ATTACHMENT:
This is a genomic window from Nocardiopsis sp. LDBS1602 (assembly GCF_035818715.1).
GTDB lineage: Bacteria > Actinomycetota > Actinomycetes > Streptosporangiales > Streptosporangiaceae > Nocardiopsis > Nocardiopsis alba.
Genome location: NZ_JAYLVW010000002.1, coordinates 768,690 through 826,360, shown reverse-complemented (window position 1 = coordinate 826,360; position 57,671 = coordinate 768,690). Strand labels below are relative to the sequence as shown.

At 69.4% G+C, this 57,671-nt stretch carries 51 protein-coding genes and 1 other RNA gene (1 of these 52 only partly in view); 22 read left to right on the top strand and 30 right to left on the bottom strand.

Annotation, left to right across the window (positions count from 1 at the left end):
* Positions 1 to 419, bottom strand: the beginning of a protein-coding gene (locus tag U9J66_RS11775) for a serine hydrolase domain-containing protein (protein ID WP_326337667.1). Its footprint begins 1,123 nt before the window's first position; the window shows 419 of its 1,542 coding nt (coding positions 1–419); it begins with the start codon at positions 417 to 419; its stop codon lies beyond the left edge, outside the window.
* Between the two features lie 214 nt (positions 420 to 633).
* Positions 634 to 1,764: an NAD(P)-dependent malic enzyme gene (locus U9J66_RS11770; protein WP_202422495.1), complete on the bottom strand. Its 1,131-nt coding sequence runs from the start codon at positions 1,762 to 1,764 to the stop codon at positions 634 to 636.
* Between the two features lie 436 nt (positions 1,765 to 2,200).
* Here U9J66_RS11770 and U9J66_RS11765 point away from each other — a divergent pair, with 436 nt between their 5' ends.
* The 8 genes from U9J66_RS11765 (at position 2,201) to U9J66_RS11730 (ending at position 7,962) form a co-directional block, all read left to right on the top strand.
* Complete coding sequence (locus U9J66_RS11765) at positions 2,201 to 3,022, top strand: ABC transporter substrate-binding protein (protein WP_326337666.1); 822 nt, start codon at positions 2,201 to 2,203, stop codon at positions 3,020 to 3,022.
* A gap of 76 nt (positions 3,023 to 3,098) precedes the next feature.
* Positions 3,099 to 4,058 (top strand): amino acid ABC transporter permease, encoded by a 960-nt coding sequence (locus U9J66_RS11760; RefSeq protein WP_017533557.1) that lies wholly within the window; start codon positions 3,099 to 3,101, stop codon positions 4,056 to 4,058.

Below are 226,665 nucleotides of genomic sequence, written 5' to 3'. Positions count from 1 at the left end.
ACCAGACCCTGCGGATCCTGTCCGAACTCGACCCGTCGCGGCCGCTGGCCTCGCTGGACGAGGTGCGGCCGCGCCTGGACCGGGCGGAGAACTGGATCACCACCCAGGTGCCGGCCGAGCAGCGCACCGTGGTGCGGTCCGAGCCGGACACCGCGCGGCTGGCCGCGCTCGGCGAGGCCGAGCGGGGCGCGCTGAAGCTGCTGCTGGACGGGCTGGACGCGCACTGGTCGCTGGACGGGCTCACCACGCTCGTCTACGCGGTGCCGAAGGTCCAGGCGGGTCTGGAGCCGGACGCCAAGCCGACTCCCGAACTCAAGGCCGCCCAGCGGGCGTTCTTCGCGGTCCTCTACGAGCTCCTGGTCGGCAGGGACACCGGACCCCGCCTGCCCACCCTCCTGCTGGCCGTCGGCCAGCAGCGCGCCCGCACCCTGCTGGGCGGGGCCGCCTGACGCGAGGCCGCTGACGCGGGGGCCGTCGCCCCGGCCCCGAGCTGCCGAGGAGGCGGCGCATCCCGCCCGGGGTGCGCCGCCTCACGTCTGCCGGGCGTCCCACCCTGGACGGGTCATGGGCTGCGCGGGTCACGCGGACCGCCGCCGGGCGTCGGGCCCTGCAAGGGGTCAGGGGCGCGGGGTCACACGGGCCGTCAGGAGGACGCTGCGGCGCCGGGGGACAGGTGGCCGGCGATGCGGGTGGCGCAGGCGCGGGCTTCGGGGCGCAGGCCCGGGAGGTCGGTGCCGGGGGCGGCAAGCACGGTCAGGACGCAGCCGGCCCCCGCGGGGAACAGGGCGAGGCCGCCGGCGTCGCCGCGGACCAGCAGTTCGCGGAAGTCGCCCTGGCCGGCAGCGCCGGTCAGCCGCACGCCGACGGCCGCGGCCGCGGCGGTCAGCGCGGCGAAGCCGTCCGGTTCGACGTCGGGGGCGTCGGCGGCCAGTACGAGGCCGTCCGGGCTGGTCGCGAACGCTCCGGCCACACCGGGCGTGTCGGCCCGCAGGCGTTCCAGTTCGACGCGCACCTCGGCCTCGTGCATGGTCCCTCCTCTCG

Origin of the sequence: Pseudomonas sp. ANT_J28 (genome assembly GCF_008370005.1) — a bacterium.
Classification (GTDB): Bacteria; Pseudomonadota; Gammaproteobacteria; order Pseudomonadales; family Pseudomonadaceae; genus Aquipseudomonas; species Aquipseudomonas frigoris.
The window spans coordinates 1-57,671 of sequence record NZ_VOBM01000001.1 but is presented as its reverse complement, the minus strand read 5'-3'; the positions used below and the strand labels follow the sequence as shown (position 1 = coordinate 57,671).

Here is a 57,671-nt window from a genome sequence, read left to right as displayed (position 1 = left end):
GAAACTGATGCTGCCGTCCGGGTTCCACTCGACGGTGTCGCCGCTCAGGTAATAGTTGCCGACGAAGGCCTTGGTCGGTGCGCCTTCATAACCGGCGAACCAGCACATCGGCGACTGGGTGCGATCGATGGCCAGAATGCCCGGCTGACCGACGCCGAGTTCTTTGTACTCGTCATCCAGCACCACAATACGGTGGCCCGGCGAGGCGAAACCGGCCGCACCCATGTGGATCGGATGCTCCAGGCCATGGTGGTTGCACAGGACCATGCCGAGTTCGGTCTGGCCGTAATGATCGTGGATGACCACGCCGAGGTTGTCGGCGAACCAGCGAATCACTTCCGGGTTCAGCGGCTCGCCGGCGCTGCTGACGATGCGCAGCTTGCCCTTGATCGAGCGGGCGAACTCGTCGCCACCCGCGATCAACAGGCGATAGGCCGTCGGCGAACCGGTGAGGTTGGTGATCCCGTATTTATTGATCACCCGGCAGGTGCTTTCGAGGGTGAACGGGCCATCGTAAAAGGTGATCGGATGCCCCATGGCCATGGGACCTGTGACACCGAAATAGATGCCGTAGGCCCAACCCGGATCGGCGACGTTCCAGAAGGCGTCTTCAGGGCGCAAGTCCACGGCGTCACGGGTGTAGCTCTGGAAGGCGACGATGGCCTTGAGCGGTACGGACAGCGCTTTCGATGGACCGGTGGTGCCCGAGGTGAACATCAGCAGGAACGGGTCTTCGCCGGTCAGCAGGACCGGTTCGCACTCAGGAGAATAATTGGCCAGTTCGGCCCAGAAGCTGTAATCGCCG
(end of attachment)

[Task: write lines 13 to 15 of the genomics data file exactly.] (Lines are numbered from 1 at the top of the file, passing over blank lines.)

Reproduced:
* A gap of 76 nt (positions 3,023 to 3,098) precedes the next feature.
* Positions 3,099 to 4,058 (top strand): amino acid ABC transporter permease, encoded by a 960-nt coding sequence (locus U9J66_RS11760; RefSeq protein WP_017533557.1) that lies wholly within the window; start codon positions 3,099 to 3,101, stop codon positions 4,056 to 4,058.

Below are 226,665 nucleotides of genomic sequence, written 5' to 3'. Positions count from 1 at the left end.